DENVER — As more people get the COVID-19 vaccine, more side-effects are coming to light. Most notably, people with a history of Anaphylaxis and severe allergic reactions that require epi-pens, are now told they shouldn't get one just yet.
Should people with a history of Guillian-Barré Syndrome (GBS), an immune and nerve disease caused by viral and bacterial infections, get a COVID-19 vaccine?
Yes. According to Dr. Thomas Campbell, chief clinical research officer at UCHealth, there's nothing in trial data from both the Pfizer/BioNTech or Moderna vaccines that would suggest people with a history of GBS would be harmed by the vaccine.
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Campbell leads the team overseeing the Moderna COVID-19 vaccine trial in Colorado at UCHealth. He said no one participating in the Moderna or Pfizer trials developed symptoms of GBS, which can happen with other vaccines like the flu vaccine.
Because the flu vaccine can trigger GBS symptoms, those with a history of it are frequently told to think twice before getting it. But, since the COVID-19 vaccines don't trigger those symptoms, they should be safe to receive.
"The vast majority of vaccines are totally safe for people with Guillian-Barré," said Thompson. "I have not seen anything that has come out in the data released by Pfizer or by Moderna about a concern for risk of Guillian-Barré from getting these vaccines. There were no mentions of of it in the documents that have come out from the FDA and from the CDC Advisory Committee on Immunization Practices. So, at this time, I think we can proceed with the assumption that a prior history of Guillian-Barré would not be a contraindication to this vaccine."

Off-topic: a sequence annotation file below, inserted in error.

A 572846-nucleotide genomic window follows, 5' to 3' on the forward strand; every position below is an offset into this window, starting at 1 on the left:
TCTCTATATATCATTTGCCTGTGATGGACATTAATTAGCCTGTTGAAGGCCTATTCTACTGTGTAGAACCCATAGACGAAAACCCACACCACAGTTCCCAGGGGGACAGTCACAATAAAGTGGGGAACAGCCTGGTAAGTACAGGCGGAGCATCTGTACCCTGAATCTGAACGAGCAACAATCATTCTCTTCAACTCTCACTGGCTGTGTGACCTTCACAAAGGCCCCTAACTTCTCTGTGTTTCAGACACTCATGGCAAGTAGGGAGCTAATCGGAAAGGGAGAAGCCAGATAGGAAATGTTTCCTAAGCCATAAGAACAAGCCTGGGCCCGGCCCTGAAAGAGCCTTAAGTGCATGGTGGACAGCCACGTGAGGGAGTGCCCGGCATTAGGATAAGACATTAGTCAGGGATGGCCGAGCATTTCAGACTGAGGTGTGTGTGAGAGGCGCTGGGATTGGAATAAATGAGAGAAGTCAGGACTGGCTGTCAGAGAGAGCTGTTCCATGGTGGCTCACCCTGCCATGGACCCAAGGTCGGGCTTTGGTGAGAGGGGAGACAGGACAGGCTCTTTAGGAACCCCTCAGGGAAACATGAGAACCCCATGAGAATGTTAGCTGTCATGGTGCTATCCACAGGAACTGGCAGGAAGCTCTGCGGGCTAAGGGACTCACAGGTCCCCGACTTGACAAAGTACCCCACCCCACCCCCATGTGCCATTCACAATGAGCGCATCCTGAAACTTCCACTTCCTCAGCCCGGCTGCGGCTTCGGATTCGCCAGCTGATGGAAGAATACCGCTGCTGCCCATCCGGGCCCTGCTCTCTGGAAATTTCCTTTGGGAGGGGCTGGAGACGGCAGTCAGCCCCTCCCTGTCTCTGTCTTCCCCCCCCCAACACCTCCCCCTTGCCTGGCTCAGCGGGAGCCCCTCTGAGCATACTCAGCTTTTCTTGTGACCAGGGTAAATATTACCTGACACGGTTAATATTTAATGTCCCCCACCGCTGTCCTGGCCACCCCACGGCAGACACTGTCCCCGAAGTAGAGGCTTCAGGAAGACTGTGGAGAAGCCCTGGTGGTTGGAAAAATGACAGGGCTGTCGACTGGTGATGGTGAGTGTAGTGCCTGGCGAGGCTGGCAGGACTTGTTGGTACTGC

The Merriam-Webster Dictionary defines a contraindication as "something (such as a symptom or condition) that makes a particular treatment or procedure inadvisable," so if GBS is not a contraindication, it's not getting in the way of someone getting a vaccine.
The National Institutes of Health said that there could be a connection between the actual COVID-19 virus and developing GBS, so taking a vaccine could help protect against that.
Right now, the only people specifically advised not to get the vaccine yet are people with a history of anaphylaxis, people who are immunocompromised (i.e. cancer patients undergoing chemo, transplant recipients) and children under 16.
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